Chapter

From Declared to Actual Policy: Short‐Term Influences on Government Policies

Michael D. McDonald and Ian Budge

in Elections, Parties, Democracy

Published in print October 2005 | ISBN: 9780199286720
Published online February 2006 | e-ISBN: 9780191603327 | DOI: http://dx.doi.org/10.1093/0199286728.003.0009

Series: Comparative Politics

From Declared to Actual Policy: Short‐Term Influences on Government Policies

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Manifestoes and declarations state priorities for policy rather than getting down to the nitty-gritty. Actual decision-making involves the allocation of scarce resources, and this is examined in this chapter. The policies selected are those that square with those investigated in government declarations. One involves two sets of indicators of the size of a country's public economy — one for 1982 and another for 1992 — measured by central government spending as a percentage of gross domestic product (GDP). These are analyzed in relationship both to the Left–Right positions of electorates, parliaments, and governments as well as to the planning versus market orientation of parliaments, governments, and finance ministries. A second set comes from two indicators of support for welfare. One is Esping–Anderson's (1990) scoring of welfare provision from the early 1980s; the other is the level of social spending as a percentage of GDP from the early 1990s. The third policy is covered by another two indicators, of a peaceful versus militarist orientation to international affairs. One is the level of foreign economic aid as a percentage of GDP from the early 1980s, and the other the ratio of foreign economic aid to defence spending from the early 1990s.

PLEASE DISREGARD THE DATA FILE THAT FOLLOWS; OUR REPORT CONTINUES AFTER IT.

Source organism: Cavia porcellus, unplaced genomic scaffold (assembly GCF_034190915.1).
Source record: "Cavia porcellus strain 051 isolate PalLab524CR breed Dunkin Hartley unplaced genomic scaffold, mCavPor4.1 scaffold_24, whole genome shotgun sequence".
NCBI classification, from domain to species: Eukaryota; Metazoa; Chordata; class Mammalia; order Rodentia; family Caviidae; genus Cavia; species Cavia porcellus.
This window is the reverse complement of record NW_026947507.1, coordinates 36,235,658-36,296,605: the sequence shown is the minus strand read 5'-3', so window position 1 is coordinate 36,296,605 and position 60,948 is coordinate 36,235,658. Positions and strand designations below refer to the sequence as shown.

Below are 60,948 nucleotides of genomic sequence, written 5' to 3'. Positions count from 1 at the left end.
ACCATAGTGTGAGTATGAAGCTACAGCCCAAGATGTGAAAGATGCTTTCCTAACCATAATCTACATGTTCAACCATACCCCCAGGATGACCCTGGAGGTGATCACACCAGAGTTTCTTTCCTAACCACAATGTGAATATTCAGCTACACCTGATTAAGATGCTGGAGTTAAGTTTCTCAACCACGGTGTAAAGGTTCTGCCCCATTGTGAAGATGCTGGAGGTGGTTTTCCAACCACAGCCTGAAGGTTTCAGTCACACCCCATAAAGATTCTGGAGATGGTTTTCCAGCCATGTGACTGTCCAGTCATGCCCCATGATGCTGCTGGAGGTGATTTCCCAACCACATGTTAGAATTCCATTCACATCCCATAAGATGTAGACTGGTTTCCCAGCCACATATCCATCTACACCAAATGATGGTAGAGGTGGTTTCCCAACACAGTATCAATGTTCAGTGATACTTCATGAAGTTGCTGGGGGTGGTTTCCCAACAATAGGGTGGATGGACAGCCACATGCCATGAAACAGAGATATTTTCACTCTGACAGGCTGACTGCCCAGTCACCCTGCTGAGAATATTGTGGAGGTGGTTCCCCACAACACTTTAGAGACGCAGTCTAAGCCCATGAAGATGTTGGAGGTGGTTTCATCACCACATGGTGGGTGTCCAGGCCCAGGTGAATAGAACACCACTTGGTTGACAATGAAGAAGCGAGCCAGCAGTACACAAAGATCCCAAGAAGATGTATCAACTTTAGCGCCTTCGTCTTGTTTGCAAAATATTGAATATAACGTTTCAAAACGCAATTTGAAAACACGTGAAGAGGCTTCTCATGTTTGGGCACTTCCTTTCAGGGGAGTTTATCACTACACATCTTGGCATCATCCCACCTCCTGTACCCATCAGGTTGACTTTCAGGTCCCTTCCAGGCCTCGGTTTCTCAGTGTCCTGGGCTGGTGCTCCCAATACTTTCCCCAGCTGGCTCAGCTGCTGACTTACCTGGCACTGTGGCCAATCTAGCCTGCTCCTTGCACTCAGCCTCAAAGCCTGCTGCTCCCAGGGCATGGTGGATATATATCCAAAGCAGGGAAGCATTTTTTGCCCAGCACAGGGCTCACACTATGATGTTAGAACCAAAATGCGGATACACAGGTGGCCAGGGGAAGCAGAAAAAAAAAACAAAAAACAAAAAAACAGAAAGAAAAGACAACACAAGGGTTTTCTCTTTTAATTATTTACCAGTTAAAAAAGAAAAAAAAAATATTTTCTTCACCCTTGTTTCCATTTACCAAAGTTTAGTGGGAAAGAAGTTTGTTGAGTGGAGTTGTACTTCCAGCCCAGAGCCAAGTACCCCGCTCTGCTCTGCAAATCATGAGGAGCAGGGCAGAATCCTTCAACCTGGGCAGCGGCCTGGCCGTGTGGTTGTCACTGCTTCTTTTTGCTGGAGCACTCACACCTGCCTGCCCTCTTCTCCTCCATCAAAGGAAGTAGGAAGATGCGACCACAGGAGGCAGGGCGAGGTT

Keywords: government policy; policymaking; resource allocation; Left–Right positions; welfare

Chapter.  5006 words.  Illustrated.

Subjects: Comparative Politics

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